We interview The World's End star Nick Frost for his new flick Cuban Fury!

Nick Frost is one of the nicest guys working in film. I’ve been a fan since the very first time I witnessed him in the fantastic SHAUN OF THE DEAD and continue to enjoy his work alongside Simon Pegg and Edgar Wright. With his terrific work in THE WORLD’S END, it has been nice to see Mr. Frost grow as an actor, and to be honest, it is a bit shocking to see him not only fighting on-screen, but dancing as well.

In his latest film CUBAN FURY, he shares some serious screen time with the lovely Rashida Jones. And on Nick’s birthday, he found himself doing press for the film which meant talking to people on the phone to promote the film. Happily, for me anyway, I had the chance to chat with him regarding dancing, fighting, and working with a talented group of filmmakers. If you’d like to see what Nick Frost has been up to, get ready to tap your foot to a little music and face a little CUBAN FURY, opening Friday, April 11th at select theatres.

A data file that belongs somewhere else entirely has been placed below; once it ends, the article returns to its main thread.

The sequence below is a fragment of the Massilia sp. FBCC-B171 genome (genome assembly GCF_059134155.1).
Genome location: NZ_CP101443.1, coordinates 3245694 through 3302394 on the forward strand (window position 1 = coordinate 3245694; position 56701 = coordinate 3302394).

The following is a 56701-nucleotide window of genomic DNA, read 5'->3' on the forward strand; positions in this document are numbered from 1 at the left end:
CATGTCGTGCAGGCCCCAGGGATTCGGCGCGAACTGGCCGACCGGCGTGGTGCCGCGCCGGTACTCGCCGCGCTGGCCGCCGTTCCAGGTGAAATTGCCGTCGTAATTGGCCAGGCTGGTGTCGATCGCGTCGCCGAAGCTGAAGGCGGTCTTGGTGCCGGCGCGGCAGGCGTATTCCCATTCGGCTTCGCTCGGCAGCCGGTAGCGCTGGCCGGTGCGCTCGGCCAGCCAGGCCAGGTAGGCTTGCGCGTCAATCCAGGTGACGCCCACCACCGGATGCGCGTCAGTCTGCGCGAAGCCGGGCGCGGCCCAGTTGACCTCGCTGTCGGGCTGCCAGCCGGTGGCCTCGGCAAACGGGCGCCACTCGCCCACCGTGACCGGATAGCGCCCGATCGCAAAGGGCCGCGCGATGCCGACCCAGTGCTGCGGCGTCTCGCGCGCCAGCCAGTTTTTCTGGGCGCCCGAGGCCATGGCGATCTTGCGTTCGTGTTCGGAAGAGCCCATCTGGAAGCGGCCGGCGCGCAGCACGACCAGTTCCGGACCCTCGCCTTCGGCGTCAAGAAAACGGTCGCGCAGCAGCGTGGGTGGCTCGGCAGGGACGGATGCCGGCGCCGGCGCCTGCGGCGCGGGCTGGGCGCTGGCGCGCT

Hey Nick happy birthday!

Oh thank you, thank you very much.

That's actually from everybody at JoBlo by the way.

Thank you JoBlo!

So how are you doing, you get to work on your birthday?

Yeah, let me tell you it's kinda wretched.

I imagine, that sucks. You should be partying right now.

Yeah, I don't think I finish till ten o'clock tonight.

Well I gotta tell you, you keep blowing me away. First you kick ass in THE WORLD’S END with the amazing fight scenes now you’re frickin' dancing dude.

My secret to that is that they're kinda the same thing, except one has far less punching.

Where did this story come from, and why did you decide to do a dance movie?